Moreover, these other sources of fiber suitable as structural elements in starch-based food service articles are readily available. Some of these are from fast-growing plants that can be broadly characterized as grasses or reeds, such as kenaf and bamboo, which provide fiber with smaller associated environmental costs than taking fiber from trees. A growing segment of the fiber industry is based on the use of fiber from these plants. In many cases the quality and consistency of fibers taken from these plants (after processing) is as good as that provided by the wood pulp industry. In addition, fiber is also widely available as a by-product of agricultural production. Stalks, stems, and husks from cereal grains, for example, are a ready source of fibrous material that, while not as high in quality as the fiber taken from wood or the better grass species, is extremely cheap and, as a by-product, has essentially no additional environmental cost (beyond whatever environmental costs are associated with the production of the main crop).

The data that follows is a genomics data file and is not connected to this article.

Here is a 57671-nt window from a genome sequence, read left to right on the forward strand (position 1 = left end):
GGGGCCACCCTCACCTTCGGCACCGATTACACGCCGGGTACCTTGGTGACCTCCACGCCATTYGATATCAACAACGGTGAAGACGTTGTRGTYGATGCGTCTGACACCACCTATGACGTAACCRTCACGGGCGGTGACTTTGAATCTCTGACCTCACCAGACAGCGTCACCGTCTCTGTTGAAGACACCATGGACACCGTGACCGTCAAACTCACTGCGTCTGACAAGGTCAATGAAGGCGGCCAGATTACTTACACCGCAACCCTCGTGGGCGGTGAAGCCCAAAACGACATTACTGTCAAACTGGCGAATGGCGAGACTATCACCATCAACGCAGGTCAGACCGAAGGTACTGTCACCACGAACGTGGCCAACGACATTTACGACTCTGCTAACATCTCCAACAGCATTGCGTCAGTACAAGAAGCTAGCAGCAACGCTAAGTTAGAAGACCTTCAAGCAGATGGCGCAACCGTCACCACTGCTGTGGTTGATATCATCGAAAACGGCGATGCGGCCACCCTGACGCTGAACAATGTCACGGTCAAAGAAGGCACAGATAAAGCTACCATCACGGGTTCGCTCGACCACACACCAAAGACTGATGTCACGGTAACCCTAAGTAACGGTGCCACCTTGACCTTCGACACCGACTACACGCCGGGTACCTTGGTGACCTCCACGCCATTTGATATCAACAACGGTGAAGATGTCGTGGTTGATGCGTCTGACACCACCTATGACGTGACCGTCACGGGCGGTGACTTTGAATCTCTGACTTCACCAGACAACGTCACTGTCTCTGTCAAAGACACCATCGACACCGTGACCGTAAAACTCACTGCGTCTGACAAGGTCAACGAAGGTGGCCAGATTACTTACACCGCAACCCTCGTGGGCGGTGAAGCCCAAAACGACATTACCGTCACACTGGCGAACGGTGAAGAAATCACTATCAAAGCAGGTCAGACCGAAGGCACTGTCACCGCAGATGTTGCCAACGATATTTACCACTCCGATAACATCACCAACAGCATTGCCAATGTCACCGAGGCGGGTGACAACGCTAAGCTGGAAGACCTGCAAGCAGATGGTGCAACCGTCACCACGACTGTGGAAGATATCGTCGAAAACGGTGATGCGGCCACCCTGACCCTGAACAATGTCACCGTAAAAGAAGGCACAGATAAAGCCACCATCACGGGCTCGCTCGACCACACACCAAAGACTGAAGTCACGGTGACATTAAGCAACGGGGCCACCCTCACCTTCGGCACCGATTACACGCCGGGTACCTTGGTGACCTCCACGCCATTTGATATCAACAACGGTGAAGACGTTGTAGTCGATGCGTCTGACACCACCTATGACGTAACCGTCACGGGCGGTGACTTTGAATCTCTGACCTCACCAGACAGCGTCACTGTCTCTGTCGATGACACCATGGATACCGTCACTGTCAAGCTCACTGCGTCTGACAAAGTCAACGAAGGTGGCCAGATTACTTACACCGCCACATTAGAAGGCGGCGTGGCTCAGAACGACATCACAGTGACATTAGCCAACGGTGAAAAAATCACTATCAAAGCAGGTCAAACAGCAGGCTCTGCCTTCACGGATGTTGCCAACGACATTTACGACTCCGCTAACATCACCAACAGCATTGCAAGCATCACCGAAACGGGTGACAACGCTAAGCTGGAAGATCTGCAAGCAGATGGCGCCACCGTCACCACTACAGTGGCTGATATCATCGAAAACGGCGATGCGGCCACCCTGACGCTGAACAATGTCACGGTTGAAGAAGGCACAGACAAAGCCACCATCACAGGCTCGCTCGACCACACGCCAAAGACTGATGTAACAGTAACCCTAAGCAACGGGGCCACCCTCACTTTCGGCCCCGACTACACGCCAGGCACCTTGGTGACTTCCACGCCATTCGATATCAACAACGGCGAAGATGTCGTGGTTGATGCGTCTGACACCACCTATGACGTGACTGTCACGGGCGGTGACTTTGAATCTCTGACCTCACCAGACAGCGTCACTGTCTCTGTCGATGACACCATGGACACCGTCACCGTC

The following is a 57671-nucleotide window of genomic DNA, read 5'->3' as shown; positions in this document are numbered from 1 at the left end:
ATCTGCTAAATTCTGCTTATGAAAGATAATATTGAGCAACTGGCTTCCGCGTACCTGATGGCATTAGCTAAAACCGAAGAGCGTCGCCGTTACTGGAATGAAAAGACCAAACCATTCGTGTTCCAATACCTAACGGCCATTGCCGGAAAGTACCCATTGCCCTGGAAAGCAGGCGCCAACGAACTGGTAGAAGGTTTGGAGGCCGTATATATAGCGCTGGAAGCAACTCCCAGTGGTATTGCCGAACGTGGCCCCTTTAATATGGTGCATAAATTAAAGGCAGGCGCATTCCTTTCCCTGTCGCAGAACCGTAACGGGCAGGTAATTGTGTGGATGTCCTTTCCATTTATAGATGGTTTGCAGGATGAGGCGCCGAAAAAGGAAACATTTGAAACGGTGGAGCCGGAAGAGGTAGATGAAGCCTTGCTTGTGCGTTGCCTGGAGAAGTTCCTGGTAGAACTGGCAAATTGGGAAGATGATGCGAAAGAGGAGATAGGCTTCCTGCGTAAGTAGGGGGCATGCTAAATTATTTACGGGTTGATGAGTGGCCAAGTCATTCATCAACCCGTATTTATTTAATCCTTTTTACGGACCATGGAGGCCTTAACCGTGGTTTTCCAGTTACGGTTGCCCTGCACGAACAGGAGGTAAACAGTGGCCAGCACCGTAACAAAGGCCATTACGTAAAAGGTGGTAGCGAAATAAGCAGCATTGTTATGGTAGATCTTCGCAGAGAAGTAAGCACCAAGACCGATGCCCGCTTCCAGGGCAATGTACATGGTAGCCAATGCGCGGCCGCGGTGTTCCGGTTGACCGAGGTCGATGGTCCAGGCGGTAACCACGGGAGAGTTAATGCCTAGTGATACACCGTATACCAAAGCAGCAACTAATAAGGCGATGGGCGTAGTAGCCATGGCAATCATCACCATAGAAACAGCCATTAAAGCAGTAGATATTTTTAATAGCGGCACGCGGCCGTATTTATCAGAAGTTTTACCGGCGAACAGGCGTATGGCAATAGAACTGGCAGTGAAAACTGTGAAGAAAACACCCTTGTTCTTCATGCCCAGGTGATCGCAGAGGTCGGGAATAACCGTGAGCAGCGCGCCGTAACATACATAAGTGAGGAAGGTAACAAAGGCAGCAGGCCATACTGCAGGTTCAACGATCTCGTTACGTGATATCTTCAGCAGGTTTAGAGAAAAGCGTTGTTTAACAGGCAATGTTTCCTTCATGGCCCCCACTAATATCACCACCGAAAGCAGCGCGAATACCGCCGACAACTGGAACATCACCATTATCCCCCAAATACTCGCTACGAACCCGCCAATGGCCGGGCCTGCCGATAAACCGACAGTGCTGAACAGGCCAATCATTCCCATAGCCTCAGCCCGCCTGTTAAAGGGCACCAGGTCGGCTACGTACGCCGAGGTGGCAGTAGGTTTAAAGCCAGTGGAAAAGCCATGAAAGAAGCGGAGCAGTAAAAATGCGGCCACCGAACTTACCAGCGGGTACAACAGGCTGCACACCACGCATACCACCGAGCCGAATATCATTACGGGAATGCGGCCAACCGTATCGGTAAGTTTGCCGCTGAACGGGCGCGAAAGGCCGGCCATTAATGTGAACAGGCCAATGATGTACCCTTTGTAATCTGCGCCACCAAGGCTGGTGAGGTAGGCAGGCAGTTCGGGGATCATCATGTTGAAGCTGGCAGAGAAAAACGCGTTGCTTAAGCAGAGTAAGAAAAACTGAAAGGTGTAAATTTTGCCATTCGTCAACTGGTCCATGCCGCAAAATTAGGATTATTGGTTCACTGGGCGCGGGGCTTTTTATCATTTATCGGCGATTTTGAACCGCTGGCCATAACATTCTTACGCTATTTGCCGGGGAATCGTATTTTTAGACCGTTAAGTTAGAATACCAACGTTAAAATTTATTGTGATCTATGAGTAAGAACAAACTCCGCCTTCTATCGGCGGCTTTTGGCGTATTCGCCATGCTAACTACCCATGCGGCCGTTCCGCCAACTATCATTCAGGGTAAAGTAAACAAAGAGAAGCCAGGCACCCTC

The fibrous materials included in the formulations described here vary greatly in both fiber length and fiber aspect ratio. Overall, however, it is preferred that the materials have an average fiber length that is less than about 2 mm and an average aspect ratio that is in the range of about 5:1 to 25:1.